By Josie Shaw
On Monday, Sept. 26, poet Nickole Brown visited UM as a part of the UM BACHE Visiting Writer Series. This is the first in-person event of this series at UM since February 2020.
English professor Dr. Ashley Wurzbacher began the event by highlighting the importance of the Visiting Writer Series and bringing artists to our campus, saying that hearing authors speak allows listeners to learn more about them as people and their connection to their work.
Wurzbacher continued, “I think there’s something really exhilarating and beautiful about being a part of an audience at a poetry reading because, you know, you’re not only really picking up on these little nuances in the work that you might not notice when you look at it on the page, you’re enjoying the cadences and the rhythm’s and the music of the language in a way that you don’t always do when you’re eyes are scanning over the page. ”
While Brown is from Kentucky, she studied literature at Vermont College and Oxford University. Her southern roots are evident in her poetry, as she began writing about her deeply southern cultured family with “Sister “in 2007 and “Fanny Says” in 2015.
Brown previously visited UM in 2015 to promote “Fanny Says” as a part of the Montevallo Literary Festival. As a dedication to this previous event, she opened recent poetry reading by revising a story from “Fanny Says” titled “F***.”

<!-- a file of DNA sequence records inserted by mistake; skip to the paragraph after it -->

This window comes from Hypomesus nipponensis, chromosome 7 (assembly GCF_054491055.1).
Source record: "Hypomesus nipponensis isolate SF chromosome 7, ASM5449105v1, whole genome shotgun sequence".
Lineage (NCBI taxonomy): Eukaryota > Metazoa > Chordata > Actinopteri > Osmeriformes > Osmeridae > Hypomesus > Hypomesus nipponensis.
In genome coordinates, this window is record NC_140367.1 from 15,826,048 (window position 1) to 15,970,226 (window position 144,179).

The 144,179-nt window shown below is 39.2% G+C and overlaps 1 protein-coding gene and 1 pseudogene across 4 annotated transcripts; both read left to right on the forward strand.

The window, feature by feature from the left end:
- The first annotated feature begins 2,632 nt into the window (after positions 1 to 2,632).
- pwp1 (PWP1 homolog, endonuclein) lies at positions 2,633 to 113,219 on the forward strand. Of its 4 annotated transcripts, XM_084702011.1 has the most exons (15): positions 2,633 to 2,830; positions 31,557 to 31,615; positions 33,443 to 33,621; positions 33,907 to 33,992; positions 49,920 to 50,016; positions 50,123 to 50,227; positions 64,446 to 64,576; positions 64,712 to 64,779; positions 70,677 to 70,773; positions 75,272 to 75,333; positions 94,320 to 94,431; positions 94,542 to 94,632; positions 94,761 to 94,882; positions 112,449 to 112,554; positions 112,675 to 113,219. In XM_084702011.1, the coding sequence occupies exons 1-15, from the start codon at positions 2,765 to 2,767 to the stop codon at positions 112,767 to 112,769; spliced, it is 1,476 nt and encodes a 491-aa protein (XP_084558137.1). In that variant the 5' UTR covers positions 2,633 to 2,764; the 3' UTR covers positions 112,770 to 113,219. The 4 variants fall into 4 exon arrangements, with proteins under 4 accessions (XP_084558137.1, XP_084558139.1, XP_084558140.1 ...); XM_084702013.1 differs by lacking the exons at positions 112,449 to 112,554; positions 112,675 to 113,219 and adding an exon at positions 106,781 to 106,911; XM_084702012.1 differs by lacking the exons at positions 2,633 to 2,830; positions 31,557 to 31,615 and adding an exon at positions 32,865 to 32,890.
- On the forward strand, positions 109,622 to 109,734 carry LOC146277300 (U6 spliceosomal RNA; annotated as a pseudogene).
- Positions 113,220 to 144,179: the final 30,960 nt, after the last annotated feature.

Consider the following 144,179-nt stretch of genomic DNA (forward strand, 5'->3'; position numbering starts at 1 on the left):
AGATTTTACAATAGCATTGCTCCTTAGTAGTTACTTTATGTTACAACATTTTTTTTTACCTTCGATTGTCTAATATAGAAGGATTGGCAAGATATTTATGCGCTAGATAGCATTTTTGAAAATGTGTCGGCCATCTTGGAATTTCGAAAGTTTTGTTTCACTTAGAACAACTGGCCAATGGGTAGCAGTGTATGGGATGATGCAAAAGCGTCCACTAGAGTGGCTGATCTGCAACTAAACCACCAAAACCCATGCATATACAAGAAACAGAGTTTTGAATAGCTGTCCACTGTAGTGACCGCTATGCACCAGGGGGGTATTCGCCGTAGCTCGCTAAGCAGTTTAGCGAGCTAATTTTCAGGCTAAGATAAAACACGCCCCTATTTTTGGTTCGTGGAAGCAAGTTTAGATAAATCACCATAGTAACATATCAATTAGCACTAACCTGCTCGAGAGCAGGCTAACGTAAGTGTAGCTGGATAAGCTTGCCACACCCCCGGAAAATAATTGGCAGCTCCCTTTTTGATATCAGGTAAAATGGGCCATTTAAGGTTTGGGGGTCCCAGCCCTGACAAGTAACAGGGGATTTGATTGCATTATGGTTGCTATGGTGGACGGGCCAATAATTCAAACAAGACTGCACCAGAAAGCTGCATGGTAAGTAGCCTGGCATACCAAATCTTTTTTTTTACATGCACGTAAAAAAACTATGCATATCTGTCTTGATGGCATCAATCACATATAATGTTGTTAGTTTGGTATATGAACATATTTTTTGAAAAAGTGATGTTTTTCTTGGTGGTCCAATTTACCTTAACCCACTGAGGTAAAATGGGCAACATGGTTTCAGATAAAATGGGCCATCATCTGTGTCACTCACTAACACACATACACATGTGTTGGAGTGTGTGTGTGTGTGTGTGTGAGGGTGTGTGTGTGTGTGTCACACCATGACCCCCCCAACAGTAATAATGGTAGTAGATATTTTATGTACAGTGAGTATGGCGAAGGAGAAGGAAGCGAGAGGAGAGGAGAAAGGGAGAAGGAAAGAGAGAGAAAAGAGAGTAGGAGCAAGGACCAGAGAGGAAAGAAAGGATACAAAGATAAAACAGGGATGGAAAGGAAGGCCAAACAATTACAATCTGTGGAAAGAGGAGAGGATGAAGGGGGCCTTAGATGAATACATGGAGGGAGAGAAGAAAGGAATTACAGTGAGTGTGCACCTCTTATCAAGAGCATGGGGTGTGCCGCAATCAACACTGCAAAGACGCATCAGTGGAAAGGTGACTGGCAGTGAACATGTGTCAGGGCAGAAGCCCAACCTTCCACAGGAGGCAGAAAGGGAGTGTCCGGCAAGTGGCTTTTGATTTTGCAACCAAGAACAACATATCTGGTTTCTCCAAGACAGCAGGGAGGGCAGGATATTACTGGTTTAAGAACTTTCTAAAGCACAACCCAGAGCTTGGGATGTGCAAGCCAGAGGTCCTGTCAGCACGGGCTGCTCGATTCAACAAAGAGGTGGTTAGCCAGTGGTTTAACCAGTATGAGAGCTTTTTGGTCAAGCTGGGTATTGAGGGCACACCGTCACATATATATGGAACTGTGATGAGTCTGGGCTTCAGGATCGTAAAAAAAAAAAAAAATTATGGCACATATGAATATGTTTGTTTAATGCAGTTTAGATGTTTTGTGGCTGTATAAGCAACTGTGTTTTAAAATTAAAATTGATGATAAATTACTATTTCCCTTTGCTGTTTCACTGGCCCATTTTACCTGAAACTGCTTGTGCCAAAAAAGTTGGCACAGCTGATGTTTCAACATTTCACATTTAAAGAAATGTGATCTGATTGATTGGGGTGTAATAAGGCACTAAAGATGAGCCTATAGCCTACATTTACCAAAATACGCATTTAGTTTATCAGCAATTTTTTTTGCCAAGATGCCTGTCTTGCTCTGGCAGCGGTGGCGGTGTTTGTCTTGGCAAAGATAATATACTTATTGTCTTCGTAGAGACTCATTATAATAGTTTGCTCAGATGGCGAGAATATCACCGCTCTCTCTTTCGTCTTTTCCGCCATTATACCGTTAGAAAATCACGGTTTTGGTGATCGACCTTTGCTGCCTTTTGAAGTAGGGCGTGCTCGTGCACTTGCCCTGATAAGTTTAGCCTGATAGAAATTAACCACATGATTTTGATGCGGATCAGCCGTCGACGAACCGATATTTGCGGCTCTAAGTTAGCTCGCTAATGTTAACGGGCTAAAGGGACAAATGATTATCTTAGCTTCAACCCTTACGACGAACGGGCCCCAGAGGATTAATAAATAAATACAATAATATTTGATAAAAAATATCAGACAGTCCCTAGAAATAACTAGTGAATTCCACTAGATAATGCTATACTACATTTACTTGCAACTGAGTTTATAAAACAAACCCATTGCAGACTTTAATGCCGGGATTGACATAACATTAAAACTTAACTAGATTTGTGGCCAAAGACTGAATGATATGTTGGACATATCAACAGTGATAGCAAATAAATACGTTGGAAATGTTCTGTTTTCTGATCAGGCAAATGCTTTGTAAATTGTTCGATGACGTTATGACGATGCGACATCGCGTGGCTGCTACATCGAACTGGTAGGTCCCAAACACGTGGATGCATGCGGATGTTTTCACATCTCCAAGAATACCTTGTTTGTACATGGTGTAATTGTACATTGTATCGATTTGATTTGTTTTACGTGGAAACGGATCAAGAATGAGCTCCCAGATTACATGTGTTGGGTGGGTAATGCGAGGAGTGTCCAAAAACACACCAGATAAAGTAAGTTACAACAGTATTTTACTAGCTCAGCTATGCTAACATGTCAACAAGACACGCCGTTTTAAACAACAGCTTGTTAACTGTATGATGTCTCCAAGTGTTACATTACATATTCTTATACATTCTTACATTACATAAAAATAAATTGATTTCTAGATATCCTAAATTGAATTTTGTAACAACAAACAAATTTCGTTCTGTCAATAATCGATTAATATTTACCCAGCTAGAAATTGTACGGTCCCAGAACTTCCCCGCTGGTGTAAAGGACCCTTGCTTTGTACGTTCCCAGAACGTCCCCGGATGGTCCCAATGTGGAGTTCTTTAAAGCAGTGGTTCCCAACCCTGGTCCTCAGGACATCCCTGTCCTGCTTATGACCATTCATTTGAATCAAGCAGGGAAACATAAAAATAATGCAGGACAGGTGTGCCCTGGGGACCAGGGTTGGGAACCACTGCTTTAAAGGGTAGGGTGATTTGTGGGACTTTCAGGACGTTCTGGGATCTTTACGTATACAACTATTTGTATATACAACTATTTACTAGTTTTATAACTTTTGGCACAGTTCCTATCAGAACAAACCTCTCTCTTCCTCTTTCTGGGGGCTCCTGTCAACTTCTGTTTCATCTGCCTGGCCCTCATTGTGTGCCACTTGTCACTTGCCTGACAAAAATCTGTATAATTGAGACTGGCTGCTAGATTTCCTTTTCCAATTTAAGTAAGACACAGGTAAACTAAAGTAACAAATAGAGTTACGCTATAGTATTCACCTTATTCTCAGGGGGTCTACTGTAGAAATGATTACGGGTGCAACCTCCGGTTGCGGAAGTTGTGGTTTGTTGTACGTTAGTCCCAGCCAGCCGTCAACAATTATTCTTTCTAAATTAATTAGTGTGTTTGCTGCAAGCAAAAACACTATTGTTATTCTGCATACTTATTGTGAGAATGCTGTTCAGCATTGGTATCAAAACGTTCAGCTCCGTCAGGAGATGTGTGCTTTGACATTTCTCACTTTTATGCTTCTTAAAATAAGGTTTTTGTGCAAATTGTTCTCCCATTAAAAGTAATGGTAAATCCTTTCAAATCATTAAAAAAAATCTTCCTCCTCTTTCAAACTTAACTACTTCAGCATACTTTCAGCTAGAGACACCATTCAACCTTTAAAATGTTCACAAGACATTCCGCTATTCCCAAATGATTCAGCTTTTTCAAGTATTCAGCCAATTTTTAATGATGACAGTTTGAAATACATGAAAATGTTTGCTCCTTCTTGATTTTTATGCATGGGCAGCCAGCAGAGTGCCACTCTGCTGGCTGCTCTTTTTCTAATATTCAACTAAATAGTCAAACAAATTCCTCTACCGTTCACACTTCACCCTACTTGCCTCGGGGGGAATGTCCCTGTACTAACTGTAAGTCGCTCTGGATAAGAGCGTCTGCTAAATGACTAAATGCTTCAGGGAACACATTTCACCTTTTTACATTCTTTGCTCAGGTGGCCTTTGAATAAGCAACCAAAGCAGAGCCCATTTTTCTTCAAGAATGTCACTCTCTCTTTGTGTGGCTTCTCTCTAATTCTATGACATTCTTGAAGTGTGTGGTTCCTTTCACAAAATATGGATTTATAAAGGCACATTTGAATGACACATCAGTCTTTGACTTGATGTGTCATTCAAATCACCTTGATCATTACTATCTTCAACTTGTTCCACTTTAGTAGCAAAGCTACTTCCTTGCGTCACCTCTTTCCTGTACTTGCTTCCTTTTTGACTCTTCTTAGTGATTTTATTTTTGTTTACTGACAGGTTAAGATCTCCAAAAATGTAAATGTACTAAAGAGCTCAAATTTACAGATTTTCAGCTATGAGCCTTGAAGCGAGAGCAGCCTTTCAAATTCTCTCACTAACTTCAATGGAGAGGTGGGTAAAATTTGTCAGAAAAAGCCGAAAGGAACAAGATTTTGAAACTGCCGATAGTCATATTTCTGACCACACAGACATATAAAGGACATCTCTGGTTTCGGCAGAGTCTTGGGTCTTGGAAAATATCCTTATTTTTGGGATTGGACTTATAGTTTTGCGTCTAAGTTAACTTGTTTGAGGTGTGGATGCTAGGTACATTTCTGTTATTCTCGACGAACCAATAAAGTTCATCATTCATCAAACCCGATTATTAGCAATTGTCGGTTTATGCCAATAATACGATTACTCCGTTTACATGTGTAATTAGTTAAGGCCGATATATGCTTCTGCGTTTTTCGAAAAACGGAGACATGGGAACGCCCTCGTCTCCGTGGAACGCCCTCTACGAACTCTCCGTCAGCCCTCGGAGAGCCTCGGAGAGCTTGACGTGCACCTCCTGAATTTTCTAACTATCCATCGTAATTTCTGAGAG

Brown said, “This book is about my grandmother, the grandmother who raised me, and her name was Fanny.”
“Telling the story of her life was really difficult because she was this woman of contraries and she cussed like a soldier,” said Brown.
Since 2016, both her personal work and writing work has been focused on environmental protection efforts. She has volunteered her free time to working at local animal sanctuaries.
Her two most recent works, “The Donkey in Elegies” and “To Those Who Were Our First Gods,” reflect on human activity as the dominant force onto the earth in our current biological age.
Brown said, “This is why when biologist E.O. Wilson proffered an alternate name for this new epoch, not the Anthropocene, but the Eremozoic. Zoic, meaning life, and Eremos, meaning lonely, uninhabited, desolate.”
“The age of loneliness,” said Brown.
Themes of loneliness were continually echoed throughout the reading by Nickole by acknowledging how nice it is to be off Zoom and in person at a poetry reading.
“That silence that I fear the most. That time where I might step outside and not hear insect song,” Brown continued.
Brown’s reading was made possible by The Birmingham Area Consortium for Higher Education.
BACHE is a collaboration that began in 1996 between 5 Birmingham area universities: University of Montevallo, University of Alabama at Birmingham, Samford University, Miles College and Birmingham-Southern College.
BACHE’s recent joint effort is the Visiting Writers Series, which brings 3 authors to each college annually. BACHE also provides students at these universities to participate in a course exchange between campuses.